If he can demonstrate a contradiction in the doctrine of divine incomprehensibility (or the definition of God), then he should simply do so—rather than equivocating and obfuscating. When one desires to refute another’s position, it would behoove him to be familiar with the standard definitions associated with that position before attempting refutation. A bare familiarity with some standard work in systematic theology would prevent these sorts of unfortunate errors. Before one can effectively “undermine Christianity” one must correctly understand Christianity.

Actual vs. potential infinite
Dan also seems to be unfamiliar with the common distinction (tracing its roots all the way back to Aristotle) between actual and potential infinity. This is evidenced by the scare quotes around “actual” in statements such as, “We’ll see later how Ben attempts to make the concept of infinite ‘actual’, and then tie ‘God’ to the ‘actual’ infinite, and why this doesn’t work.” He also asserts twice that “infinite means without limits,” which is simply a reference to potential infinity (e.g. limits in calculus). Actual infinity is a set with infinite members, such as the set of all positive integers {1, 2, 3, 4,…}. These are non-controversial, introductory matters in set theory which are important to even understanding, much less refuting, the Transcendental Argument for God from Mathematics (TAG-M).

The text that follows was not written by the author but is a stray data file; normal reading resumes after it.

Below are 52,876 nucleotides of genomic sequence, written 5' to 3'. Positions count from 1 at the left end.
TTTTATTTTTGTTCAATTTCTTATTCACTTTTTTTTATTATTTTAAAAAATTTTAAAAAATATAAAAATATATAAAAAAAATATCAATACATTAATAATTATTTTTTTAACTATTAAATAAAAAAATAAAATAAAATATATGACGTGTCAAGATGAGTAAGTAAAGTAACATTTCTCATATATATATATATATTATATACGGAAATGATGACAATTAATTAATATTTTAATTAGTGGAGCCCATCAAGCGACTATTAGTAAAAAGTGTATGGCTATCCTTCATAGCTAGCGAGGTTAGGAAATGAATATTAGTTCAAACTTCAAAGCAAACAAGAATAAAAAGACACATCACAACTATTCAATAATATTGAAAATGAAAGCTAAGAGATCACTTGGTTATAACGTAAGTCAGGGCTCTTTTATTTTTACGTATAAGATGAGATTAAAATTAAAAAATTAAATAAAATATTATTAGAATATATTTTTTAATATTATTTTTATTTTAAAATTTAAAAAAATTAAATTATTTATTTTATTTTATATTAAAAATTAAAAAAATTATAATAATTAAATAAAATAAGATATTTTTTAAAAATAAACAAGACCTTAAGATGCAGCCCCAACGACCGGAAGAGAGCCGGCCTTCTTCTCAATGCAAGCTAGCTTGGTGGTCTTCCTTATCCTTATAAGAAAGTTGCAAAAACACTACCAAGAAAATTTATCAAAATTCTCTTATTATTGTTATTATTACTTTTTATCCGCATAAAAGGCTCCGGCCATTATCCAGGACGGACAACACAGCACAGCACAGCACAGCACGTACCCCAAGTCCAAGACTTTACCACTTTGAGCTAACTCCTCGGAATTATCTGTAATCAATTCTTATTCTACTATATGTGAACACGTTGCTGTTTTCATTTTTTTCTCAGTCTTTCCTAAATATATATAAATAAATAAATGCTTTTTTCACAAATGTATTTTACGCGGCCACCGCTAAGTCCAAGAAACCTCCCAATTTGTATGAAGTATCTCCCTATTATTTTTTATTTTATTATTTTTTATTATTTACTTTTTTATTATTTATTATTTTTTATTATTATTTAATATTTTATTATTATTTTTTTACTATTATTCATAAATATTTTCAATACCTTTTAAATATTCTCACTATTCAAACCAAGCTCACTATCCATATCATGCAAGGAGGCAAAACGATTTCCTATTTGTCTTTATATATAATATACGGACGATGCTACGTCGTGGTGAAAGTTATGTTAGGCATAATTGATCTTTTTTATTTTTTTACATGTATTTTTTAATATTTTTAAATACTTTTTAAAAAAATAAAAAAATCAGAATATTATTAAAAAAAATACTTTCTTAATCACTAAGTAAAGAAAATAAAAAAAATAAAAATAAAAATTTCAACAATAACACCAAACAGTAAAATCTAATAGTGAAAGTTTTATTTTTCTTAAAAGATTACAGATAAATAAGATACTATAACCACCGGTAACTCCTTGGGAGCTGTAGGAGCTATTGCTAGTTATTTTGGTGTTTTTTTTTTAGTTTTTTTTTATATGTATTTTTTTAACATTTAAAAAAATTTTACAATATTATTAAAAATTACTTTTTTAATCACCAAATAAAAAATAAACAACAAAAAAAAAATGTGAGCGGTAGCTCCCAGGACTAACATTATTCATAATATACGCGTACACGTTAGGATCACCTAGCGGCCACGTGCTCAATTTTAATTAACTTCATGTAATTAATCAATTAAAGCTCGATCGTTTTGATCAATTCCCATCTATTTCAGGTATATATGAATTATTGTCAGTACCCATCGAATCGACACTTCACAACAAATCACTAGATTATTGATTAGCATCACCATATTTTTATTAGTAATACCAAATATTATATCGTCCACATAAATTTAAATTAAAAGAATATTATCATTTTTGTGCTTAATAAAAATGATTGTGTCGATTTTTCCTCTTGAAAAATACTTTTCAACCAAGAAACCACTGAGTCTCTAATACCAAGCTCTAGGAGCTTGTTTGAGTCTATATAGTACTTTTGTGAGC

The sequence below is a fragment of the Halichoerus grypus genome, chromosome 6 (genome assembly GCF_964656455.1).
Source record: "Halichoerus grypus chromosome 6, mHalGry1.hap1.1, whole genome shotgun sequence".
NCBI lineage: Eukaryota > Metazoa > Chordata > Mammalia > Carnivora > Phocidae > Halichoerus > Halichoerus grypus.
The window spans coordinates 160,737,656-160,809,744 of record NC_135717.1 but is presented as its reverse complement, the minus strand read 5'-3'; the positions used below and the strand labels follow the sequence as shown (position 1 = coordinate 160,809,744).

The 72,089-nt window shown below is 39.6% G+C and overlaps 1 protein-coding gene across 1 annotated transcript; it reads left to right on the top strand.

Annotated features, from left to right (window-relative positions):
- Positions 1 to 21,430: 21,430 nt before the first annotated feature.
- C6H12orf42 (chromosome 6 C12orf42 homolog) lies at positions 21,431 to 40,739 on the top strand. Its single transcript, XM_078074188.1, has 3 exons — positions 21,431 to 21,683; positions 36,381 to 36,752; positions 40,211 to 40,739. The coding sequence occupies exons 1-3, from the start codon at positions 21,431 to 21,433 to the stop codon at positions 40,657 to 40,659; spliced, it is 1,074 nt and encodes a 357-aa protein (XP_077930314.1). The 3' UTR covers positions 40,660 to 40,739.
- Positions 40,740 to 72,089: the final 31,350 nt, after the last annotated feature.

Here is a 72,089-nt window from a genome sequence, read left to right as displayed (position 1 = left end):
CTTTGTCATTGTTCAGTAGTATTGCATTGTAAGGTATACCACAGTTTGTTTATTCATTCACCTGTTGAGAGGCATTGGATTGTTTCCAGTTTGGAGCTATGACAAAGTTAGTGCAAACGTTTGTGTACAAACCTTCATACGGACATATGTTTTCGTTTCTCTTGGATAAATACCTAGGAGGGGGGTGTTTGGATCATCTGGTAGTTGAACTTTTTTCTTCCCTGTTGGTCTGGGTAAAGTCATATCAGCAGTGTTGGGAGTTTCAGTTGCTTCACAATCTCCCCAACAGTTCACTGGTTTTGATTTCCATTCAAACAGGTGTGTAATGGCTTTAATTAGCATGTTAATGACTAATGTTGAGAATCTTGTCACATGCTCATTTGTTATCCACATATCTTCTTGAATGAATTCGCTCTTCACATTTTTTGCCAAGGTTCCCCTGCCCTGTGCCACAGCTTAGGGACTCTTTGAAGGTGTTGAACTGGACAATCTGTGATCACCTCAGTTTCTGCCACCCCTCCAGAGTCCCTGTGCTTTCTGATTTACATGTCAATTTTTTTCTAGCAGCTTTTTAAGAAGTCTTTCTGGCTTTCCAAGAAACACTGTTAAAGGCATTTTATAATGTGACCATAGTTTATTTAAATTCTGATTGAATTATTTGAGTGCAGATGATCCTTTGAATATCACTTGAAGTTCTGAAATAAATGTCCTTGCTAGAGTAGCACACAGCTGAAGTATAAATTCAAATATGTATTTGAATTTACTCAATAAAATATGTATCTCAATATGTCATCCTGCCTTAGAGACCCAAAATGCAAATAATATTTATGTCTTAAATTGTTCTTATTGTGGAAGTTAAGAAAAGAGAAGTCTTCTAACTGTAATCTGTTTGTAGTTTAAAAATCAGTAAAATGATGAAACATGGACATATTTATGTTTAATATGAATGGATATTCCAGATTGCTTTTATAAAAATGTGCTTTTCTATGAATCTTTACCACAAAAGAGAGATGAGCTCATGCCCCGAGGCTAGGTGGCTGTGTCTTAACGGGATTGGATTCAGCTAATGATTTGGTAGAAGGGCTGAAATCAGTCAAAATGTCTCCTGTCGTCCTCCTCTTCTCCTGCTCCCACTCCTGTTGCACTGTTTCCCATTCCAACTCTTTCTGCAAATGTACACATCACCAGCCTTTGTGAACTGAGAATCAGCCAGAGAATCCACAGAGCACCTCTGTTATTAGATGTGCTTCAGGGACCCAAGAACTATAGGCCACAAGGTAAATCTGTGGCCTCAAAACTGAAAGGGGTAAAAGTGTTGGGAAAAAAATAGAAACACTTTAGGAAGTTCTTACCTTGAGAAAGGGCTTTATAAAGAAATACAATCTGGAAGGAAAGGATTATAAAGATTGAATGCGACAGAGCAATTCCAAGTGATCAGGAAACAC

Axioms?
Dan has also made a couple of unsubstantiated assertions about what he calls “axioms,” e.g. Einstein’s work depends upon “deeper axioms” than a belief in space-time, I’m relying upon certain axioms to conclude that God exists, etc. I’m confused by Dan’s use of this term and I’d ask him to clarify what sense of “axiom” he is using, please. If he’s referring to, say, axioms in geometry used to derive theorems, then I fail to see the relevance of his statements. These axioms are simply stipulations used for mathematical modeling (as in Einstein’s physics). However, if he means the term in a more philosophical sense, as referring to necessary or self-evident truths, then he has again equivocated in explicitly referencing Einstein’s axioms in this other sense. Logic and math share many similarities but they are not mutually reducible to each other.